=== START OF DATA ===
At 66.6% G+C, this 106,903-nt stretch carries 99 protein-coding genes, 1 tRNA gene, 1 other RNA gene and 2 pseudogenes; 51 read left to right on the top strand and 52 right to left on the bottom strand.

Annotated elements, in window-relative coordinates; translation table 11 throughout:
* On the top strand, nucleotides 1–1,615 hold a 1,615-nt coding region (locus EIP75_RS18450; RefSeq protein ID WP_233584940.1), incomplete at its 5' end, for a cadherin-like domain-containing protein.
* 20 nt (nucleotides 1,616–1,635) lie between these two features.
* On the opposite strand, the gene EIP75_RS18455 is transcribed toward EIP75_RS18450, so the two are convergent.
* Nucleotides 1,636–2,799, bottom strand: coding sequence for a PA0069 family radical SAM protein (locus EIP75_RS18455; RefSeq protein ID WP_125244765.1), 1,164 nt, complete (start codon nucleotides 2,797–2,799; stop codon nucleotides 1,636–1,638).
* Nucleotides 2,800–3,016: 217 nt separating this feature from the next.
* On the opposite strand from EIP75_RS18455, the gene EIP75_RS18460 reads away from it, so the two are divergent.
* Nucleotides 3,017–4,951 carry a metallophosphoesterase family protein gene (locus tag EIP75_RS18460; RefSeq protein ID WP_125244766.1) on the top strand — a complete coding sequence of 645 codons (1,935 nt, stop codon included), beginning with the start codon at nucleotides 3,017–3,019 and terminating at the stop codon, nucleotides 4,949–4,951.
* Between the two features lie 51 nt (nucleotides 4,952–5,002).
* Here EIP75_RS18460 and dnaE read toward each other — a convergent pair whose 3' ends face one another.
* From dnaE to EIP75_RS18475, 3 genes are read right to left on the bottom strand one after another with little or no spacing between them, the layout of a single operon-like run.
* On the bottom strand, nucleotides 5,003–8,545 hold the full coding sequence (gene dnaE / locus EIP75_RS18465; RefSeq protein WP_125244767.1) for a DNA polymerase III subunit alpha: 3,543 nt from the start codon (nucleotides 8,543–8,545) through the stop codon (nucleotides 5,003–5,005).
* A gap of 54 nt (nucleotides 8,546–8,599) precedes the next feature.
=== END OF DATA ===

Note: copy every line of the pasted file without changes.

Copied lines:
At 66.6% G+C, this 106,903-nt stretch carries 99 protein-coding genes, 1 tRNA gene, 1 other RNA gene and 2 pseudogenes; 51 read left to right on the top strand and 52 right to left on the bottom strand.

Annotated elements, in window-relative coordinates; translation table 11 throughout:
* On the top strand, nucleotides 1–1,615 hold a 1,615-nt coding region (locus EIP75_RS18450; RefSeq protein ID WP_233584940.1), incomplete at its 5' end, for a cadherin-like domain-containing protein.
* 20 nt (nucleotides 1,616–1,635) lie between these two features.
* On the opposite strand, the gene EIP75_RS18455 is transcribed toward EIP75_RS18450, so the two are convergent.
* Nucleotides 1,636–2,799, bottom strand: coding sequence for a PA0069 family radical SAM protein (locus EIP75_RS18455; RefSeq protein ID WP_125244765.1), 1,164 nt, complete (start codon nucleotides 2,797–2,799; stop codon nucleotides 1,636–1,638).
* Nucleotides 2,800–3,016: 217 nt separating this feature from the next.
* On the opposite strand from EIP75_RS18455, the gene EIP75_RS18460 reads away from it, so the two are divergent.
* Nucleotides 3,017–4,951 carry a metallophosphoesterase family protein gene (locus tag EIP75_RS18460; RefSeq protein ID WP_125244766.1) on the top strand — a complete coding sequence of 645 codons (1,935 nt, stop codon included), beginning with the start codon at nucleotides 3,017–3,019 and terminating at the stop codon, nucleotides 4,949–4,951.
* Between the two features lie 51 nt (nucleotides 4,952–5,002).
* Here EIP75_RS18460 and dnaE read toward each other — a convergent pair whose 3' ends face one another.
* From dnaE to EIP75_RS18475, 3 genes are read right to left on the bottom strand one after another with little or no spacing between them, the layout of a single operon-like run.
* On the bottom strand, nucleotides 5,003–8,545 hold the full coding sequence (gene dnaE / locus EIP75_RS18465; RefSeq protein WP_125244767.1) for a DNA polymerase III subunit alpha: 3,543 nt from the start codon (nucleotides 8,543–8,545) through the stop codon (nucleotides 5,003–5,005).
* A gap of 54 nt (nucleotides 8,546–8,599) precedes the next feature.